After losing last year’s starting backstop Russell Martin to free agency this winter, the Pittsburgh Pirates’ situation behind the dish heading into camp this spring is much different than it has been in recent years.
Martin, who signed a five-year, $82 million with the Toronto Blue Jays, will be replaced by a tandem of Francisco Cervelli, Chris Stewart and Tony Sanchez – all of whom may suffice while the likes of Reese McGuire works his way through the farm system. Still, many fans are seeking a more impactful piece as the team seeks to win a division title – and the Jays’ other option behind the dish, Dioner Navarro, is reportedly seeking a trade.
"“I don’t know when did it go wrong, if anything did go wrong,” Navarro said of his time with Toronto. “I’m just going to be ready and do my job.”"
Under contract through the end of this season for $4 million, Navarro’s camp reportedly told the Jays early on in the offseason that he wanted a trade after the club inked Martin to the staggering deal. That being said, he’s still with the club – although he is still looking for a new home, even as he begins his work in Spring Training.
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Toronto GM Alex Anthopoulos told reporters on Tuesday that he would only trade his backup catcher into a starting role, which eliminates a great many potential suitors. One potential destination could be the Arizona Diamondbacks, who lack a legitimate big league catcher opening the spring – but could the Pirates sneak in and land the backstop in a deal?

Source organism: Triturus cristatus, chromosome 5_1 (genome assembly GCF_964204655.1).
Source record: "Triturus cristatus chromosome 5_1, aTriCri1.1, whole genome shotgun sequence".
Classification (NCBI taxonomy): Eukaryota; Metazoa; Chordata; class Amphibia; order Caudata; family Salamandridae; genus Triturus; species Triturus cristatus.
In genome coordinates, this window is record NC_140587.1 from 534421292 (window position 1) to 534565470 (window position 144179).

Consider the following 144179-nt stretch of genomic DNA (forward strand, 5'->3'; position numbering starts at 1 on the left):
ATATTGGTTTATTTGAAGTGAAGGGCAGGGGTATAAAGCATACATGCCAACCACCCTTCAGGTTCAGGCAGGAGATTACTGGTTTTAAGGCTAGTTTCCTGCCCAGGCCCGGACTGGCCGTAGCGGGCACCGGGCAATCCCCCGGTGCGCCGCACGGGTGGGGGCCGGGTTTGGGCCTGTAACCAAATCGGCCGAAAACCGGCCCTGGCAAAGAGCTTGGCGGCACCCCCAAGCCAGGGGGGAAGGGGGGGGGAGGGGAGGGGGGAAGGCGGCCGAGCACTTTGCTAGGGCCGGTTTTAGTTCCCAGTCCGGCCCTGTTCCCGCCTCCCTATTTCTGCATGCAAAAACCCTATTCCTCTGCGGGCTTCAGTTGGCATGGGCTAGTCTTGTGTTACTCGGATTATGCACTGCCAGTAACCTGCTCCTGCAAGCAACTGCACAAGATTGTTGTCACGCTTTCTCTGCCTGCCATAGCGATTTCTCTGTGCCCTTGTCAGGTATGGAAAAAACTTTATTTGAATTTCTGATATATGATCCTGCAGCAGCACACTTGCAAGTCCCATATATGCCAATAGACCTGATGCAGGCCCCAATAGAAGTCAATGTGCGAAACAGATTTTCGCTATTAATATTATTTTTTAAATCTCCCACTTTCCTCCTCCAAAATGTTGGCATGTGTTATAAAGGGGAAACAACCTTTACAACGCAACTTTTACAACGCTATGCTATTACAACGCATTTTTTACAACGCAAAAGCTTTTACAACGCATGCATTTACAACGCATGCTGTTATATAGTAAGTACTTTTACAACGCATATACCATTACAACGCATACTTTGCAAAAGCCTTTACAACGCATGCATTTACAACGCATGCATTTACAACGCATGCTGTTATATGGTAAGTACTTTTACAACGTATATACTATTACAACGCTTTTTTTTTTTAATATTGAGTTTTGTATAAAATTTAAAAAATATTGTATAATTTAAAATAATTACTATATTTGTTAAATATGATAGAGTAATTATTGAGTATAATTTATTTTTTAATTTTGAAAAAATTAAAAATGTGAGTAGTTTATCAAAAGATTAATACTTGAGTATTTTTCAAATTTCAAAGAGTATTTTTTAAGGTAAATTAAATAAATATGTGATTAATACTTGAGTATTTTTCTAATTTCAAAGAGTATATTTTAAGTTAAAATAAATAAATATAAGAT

They certainly have the pieces to pull of a deal – but, simply put, even though fans want a more recognizable backstop – the best thing Pittsburgh can do it sit pat and do nothing.
Stewart and Cervelli are known more for their work behind the plate than their contributions with the bat, but with McGuire probably only around two years away from being ready for the big leagues – the current path is the right one.
Over the course of the last two seasons, split between the Chicago Cubs and Toronto, Navarro has compiled a .283/.333/.427 line across 228 contests – adding 25 home runs and 103 RBI. He’s been worth just under 2.5 wins in each of those years – showcasing above-average skills both defensively and offensively.
By contrast, Cervelli spent 2014 as the backup to Brian McCann in the Bronx, appearing in just 49 contests – in which he batted a very respectable .301/.370/.432 – marks well above his career line of .278/.348/.381. Injuries have been his biggest issue – which ultimately contributed to his 50-game suspension for PED usage a few years’ back – so his durability remains a concern for the Bucs.
His counterpart, Stewart, has always been a below-average contributor with the bat – but last season, he performed well above-average for Pittsburgh, hitting nearly 70 points above his career average. Most don’t expect him to contribute at that level again in 2015, but he’s always been solid with the glove – so he suffices as a back-up option for manager Clint Hurdle.
This team has the offense it needs to compete, led by Andrew McCutchen, Josh Harrison, Neil Walker and others; the work of Cervelli and Stewart, which, as noted, is more defensive-minded, is exactly what this team needs moving forward into 2015.
And, should the duo stutter early on, odds are options like Navarro or the Cubs’ Welington Castillo will still be available. But for now, Neal Huntington should stay the course and keep the ship on course.